I often feel this way--and not always so much toward other collectors, who I deal with or know of by being one myself--but about films in some archives. The policies put in place by some archives or sometimes even the donors make access close to impossible, or prohibitively expensive. This is sometimes understandable, though, given that in some cases an archive needs to put forth such high restrictions in order to try and fund itself should an interested researcher/distributor come along and want to copy a film. The sad fact is archives need money to stay afloat, from wherever they can get it, and most researchers and even distributors don’t have a fraction of the cash involved for accessing, copying, and restoring films. In the worst case scenarios, there are no terms written down that you can ask for, and you have to play games and do some brown-nosing, oftentimes with no success. It’s not fair to the films at all. I think we all naturally feel like archives and collectors should just “bend the rules” for that one film (or fifty!) that we want to see/copy.

In the end, it all really depends on which archive or collector has or winds up with a film. That’s usually all it takes to determine accessibility. Some are greedy, snooty, snobby and spiteful and others are just lovely but poor. Cash? As I just suggested, that plays an important part in the end, too, even with those who want to share their films. Archives need to pay their employees. Collectors/historians who are not independently wealthy, aren’t lucky enough to work in the field but have spent a lifetime saving film also need to eat lunch sometimes.
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Re: Films held in private collection

PostTue May 28, 2013 11:47 pm

Gentlemen,

I recently joined this website because several years ago when I was creating MARC records for the public libraries, seventeen 16mm film projectors and three 35mm film projectors went to the savage yard -- they were scraped because nobody used them anymore. If was so much easier to just throw them away then to find them new homes... I have no idea how many cans of films were tossed into the garbage -- I managed to save Nanook of the North, the Gold Rush, Grandma's Boy and several others and send them to collectors. God only knows what got tossed, I don't even want to think about it! Now when I find unwanted cans of film, I will at least have a place to post what I've got and hopefully find them new homes.

Many of the silent films that are available now on DVD were assumed to be "lost forever" when I was a film student during the 1970s. They have since been "rediscovered." To every film collector, archivist, preservationist, etc. out there who contributed their collections, their time, and their knowledge to finding and restoring these forgotten visions of the past, I THANK YOU! You have enriched my life and countless high school students who have become interested in the silent era and now know that Johnny Depp wasn't the first pirate to slide down a ship mast using a knife!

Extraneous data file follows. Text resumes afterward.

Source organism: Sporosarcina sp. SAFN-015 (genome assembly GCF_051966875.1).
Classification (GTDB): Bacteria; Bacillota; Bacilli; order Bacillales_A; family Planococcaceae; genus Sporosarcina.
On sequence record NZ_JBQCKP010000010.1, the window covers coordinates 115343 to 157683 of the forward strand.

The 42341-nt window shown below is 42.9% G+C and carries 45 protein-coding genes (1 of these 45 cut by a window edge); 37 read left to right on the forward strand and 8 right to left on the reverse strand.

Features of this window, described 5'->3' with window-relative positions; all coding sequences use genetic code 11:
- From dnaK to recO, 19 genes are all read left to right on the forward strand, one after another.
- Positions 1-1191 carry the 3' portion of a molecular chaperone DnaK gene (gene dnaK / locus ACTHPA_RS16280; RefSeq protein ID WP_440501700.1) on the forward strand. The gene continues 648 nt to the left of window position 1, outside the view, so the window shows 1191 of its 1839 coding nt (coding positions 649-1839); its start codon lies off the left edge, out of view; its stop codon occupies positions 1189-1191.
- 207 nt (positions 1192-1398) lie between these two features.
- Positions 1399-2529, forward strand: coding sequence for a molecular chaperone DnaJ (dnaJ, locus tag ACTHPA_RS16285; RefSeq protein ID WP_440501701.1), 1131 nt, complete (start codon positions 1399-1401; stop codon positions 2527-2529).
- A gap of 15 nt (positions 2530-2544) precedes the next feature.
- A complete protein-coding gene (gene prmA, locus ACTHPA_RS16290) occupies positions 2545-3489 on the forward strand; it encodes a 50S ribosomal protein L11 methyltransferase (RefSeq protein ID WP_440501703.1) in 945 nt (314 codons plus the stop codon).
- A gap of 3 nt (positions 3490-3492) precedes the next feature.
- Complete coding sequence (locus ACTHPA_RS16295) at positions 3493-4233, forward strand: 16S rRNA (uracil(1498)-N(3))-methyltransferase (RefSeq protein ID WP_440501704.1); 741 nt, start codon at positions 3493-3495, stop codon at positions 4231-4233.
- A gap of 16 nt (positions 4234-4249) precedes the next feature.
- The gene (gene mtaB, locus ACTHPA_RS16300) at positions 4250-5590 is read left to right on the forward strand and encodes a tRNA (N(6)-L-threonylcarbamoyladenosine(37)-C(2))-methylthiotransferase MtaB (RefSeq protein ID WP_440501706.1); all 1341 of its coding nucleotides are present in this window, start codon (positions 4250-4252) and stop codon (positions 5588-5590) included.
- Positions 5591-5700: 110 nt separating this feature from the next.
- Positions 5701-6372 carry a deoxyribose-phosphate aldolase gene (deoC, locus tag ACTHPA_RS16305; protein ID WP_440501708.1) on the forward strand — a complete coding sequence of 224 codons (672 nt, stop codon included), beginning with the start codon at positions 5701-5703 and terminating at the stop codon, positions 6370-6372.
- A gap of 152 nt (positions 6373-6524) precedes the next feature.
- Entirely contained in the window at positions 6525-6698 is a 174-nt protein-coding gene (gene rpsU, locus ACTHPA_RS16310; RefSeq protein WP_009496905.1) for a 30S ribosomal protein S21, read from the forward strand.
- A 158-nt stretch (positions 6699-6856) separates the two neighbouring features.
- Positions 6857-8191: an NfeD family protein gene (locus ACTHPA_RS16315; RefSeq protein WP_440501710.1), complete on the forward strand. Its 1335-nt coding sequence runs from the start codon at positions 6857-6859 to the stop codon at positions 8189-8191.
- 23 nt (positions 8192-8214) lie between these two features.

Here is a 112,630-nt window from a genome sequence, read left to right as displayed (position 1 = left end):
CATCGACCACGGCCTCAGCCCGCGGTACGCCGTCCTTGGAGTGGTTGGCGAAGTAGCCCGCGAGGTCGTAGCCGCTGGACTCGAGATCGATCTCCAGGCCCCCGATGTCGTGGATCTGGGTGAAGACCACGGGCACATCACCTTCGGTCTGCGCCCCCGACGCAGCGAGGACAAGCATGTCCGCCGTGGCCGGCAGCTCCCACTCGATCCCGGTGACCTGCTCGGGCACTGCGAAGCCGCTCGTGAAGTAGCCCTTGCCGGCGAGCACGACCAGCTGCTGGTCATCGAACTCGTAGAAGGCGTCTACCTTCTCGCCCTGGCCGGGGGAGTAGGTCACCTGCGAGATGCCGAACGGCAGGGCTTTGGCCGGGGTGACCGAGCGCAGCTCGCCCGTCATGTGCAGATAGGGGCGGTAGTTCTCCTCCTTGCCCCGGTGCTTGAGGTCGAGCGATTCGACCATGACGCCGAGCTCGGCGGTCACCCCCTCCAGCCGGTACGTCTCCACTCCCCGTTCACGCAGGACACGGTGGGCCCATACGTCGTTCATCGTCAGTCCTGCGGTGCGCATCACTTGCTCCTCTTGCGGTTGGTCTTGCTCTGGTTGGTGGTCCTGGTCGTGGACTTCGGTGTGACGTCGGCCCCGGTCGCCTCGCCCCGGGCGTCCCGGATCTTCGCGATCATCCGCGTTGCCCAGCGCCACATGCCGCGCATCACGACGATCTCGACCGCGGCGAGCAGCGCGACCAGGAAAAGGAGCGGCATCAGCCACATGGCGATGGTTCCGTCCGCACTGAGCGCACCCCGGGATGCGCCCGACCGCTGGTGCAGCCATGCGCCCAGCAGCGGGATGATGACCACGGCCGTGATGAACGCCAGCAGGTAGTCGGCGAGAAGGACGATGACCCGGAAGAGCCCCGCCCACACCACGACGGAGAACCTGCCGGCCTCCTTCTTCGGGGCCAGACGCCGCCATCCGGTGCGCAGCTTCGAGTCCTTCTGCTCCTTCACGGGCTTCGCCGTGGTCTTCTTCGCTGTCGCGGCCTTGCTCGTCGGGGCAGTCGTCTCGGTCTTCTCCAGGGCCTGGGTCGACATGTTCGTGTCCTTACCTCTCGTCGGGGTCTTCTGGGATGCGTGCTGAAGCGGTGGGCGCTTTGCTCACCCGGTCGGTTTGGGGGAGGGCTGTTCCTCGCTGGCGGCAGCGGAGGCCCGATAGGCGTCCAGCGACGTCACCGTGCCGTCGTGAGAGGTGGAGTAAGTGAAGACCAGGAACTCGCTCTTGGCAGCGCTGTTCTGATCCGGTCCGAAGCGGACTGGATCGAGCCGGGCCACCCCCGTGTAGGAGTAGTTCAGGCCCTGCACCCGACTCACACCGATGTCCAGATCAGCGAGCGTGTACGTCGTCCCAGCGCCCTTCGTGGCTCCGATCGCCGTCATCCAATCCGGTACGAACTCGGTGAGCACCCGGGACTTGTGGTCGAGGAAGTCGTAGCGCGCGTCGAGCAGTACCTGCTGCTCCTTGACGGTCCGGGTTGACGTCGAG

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Re: Films held in private collection

PostWed May 29, 2013 8:19 am

I cannot believe this conversation has gone on this long and no one has referenced the situation of the uncut A Star Is Born (1954) and private collecting.
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Re: Films held in private collection

PostWed May 29, 2013 9:51 am

augustinius wrote:I cannot believe this conversation has gone on this long and no one has referenced the situation of the uncut A Star Is Born (1954) and private collecting.

Why, what is the story there?
That's what this forum is for after all, to hear those stories. There is no final authority/source/truth about things like that. Only very few DVDs really give you everything in the final most complete version with all relevant extras. And Wikipedia SOMETIMES has the right information but that's always hard to judge.
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Re: Films held in private collection

PostWed May 29, 2013 11:25 am

" I cannot believe this conversation has gone on this long and no one has referenced
the situation of the uncut A Star Is Born (1954) and private collecting... "

Why, what is the story there?

http://www.thejudyroom.com/asib/asib-article.html
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Re: Films held in private collection

PostWed May 29, 2013 11:51 am

Scoundrel wrote:" I cannot believe this conversation has gone on this long and no one has referenced
the situation of the uncut A Star Is Born (1954) and private collecting... "

Why, what is the story there?

http://www.thejudyroom.com/asib/asib-article.html

A sad story, because the real victims are the films and the audience. The average fan won't be able to see, or will generally not even know about it, unless you are on intimate terms with the collector who does have ASIB (or any other film) uncut.
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Re: Films held in private collection

PostWed May 29, 2013 12:43 pm

Spiny Norman wrote:A sad story, because the real victims are the films and the audience. The average fan won't be able to see, or will generally not even know about it, unless you are on intimate terms with the collector who does have ASIB (or any other film) uncut.


The average fan doesn't care, they are happy with what they have.
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Re: Films held in private collection

PostWed May 29, 2013 3:04 pm